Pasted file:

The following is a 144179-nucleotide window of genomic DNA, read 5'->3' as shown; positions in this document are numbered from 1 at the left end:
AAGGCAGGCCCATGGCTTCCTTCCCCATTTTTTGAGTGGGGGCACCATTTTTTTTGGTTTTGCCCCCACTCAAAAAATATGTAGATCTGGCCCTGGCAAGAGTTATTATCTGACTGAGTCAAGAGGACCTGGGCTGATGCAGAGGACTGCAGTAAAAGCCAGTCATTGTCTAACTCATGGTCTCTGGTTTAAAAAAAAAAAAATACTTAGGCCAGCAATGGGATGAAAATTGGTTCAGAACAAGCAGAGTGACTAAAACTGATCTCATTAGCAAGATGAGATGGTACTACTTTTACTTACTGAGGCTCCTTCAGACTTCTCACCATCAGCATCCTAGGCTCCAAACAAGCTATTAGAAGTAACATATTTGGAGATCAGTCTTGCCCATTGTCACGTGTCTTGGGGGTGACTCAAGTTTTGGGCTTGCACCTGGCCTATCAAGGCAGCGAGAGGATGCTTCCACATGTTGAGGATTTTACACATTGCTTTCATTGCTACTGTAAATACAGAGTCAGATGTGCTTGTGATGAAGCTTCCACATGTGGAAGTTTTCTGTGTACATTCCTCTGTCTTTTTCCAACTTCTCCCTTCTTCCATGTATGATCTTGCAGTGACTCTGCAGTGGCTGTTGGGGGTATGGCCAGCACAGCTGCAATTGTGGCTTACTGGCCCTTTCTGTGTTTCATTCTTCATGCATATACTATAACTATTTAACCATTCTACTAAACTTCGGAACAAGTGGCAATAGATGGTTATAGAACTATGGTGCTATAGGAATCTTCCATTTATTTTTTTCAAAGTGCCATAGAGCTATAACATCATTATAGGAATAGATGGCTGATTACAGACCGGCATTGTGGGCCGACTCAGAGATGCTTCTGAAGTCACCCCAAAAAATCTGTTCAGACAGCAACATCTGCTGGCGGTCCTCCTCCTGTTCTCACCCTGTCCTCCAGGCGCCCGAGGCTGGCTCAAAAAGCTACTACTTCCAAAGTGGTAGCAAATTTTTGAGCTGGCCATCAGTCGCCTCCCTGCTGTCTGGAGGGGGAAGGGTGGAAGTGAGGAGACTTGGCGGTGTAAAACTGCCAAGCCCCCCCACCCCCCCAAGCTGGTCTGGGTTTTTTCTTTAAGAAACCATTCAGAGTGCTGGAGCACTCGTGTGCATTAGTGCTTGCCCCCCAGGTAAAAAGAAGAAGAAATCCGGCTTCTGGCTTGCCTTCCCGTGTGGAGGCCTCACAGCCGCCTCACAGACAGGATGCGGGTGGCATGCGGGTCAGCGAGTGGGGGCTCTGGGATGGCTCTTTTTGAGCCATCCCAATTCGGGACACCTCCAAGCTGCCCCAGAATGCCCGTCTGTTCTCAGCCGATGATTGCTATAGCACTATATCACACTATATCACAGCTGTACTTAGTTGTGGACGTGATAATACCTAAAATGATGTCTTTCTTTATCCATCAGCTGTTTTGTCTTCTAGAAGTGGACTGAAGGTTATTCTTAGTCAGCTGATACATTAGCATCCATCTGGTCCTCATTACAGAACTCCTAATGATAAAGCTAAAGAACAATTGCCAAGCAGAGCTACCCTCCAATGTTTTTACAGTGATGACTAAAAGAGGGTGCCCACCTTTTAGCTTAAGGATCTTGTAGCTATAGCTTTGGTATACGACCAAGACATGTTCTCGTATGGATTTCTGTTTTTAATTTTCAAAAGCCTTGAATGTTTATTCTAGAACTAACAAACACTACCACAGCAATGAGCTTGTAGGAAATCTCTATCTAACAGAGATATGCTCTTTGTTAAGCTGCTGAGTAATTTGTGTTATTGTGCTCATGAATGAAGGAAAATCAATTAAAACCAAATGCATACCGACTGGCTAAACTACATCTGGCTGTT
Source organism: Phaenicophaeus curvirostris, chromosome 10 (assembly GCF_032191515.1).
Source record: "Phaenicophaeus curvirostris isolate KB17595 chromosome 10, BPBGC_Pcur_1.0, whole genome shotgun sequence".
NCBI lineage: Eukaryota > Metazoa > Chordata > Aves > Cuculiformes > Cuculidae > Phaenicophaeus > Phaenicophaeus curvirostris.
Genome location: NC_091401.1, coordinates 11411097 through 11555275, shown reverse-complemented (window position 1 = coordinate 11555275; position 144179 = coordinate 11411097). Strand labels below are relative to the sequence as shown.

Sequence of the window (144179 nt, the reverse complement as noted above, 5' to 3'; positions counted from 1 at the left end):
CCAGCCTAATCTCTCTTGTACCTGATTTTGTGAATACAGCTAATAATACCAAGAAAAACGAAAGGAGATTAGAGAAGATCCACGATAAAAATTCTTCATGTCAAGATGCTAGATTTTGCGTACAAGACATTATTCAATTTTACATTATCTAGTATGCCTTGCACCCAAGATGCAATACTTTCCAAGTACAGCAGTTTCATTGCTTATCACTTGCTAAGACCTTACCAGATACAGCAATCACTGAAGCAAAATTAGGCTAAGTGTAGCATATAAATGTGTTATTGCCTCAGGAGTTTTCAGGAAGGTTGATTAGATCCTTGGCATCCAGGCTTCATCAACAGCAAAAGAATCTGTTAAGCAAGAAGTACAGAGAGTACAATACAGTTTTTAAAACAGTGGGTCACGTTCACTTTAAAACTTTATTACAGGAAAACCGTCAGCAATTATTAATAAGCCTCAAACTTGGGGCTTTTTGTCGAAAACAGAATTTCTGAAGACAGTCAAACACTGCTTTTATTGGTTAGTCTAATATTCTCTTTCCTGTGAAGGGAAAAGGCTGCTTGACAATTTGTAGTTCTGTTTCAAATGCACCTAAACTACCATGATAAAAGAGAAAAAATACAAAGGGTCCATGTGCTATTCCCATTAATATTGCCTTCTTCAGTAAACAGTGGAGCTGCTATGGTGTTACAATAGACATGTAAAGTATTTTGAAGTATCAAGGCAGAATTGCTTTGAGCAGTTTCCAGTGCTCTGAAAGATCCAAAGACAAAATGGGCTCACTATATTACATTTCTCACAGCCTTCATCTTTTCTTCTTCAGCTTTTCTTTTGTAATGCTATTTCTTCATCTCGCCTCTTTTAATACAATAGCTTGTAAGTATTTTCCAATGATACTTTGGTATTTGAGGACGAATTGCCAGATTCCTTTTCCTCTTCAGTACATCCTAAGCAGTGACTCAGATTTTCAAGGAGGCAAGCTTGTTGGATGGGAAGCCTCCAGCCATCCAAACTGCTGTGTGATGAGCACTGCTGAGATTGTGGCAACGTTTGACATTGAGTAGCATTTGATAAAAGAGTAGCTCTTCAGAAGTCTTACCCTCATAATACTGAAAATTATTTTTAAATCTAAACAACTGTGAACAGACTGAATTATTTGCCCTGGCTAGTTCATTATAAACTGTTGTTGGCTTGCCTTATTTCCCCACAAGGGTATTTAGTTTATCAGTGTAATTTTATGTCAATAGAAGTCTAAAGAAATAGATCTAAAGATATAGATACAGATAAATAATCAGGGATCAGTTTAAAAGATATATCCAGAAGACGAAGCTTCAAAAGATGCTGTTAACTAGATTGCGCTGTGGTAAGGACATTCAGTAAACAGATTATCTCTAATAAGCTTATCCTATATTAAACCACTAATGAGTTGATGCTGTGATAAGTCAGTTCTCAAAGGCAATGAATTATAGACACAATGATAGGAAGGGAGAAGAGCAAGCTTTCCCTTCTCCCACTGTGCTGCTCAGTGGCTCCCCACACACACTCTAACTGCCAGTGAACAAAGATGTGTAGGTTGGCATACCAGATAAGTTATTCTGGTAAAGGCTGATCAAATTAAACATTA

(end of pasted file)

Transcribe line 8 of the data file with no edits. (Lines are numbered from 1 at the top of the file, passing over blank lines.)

CCAGCCTAATCTCTCTTGTACCTGATTTTGTGAATACAGCTAATAATACCAAGAAAAACGAAAGGAGATTAGAGAAGATCCACGATAAAAATTCTTCATGTCAAGATGCTAGATTTTGCGTACAAGACATTATTCAATTTTACATTATCTAGTATGCCTTGCACCCAAGATGCAATACTTTCCAAGTACAGCAGTTTCATTGCTTATCACTTGCTAAGACCTTACCAGATACAGCAATCACTGAAGCAAAATTAGGCTAAGTGTAGCATATAAATGTGTTATTGCCTCAGGAGTTTTCAGGAAGGTTGATTAGATCCTTGGCATCCAGGCTTCATCAACAGCAAAAGAATCTGTTAAGCAAGAAGTACAGAGAGTACAATACAGTTTTTAAAACAGTGGGTCACGTTCACTTTAAAACTTTATTACAGGAAAACCGTCAGCAATTATTAATAAGCCTCAAACTTGGGGCTTTTTGTCGAAAACAGAATTTCTGAAGACAGTCAAACACTGCTTTTATTGGTTAGTCTAATATTCTCTTTCCTGTGAAGGGAAAAGGCTGCTTGACAATTTGTAGTTCTGTTTCAAATGCACCTAAACTACCATGATAAAAGAGAAAAAATACAAAGGGTCCATGTGCTATTCCCATTAATATTGCCTTCTTCAGTAAACAGTGGAGCTGCTATGGTGTTACAATAGACATGTAAAGTATTTTGAAGTATCAAGGCAGAATTGCTTTGAGCAGTTTCCAGTGCTCTGAAAGATCCAAAGACAAAATGGGCTCACTATATTACATTTCTCACAGCCTTCATCTTTTCTTCTTCAGCTTTTCTTTTGTAATGCTATTTCTTCATCTCGCCTCTTTTAATACAATAGCTTGTAAGTATTTTCCAATGATACTTTGGTATTTGAGGACGAATTGCCAGATTCCTTTTCCTCTTCAGTACATCCTAAGCAGTGACTCAGATTTTCAAGGAGGCAAGCTTGTTGGATGGGAAGCCTCCAGCCATCCAAACTGCTGTGTGATGAGCACTGCTGAGATTGTGGCAACGTTTGACATTGAGTAGCATTTGATAAAAGAGTAGCTCTTCAGAAGTCTTACCCTCATAATACTGAAAATTATTTTTAAATCTAAACAACTGTGAACAGACTGAATTATTTGCCCTGGCTAGTTCATTATAAACTGTTGTTGGCTTGCCTTATTTCCCCACAAGGGTATTTAGTTTATCAGTGTAATTTTATGTCAATAGAAGTCTAAAGAAATAGATCTAAAGATATAGATACAGATAAATAATCAGGGATCAGTTTAAAAGATATATCCAGAAGACGAAGCTTCAAAAGATGCTGTTAACTAGATTGCGCTGTGGTAAGGACATTCAGTAAACAGATTATCTCTAATAAGCTTATCCTATATTAAACCACTAATGAGTTGATGCTGTGATAAGTCAGTTCTCAAAGGCAATGAATTATAGACACAATGATAGGAAGGGAGAAGAGCAAGCTTTCCCTTCTCCCACTGTGCTGCTCAGTGGCTCCCCACACACACTCTAACTGCCAGTGAACAAAGATGTGTAGGTTGGCATACCAGATAAGTTATTCTGGTAAAGGCTGATCAAATTAAACATTA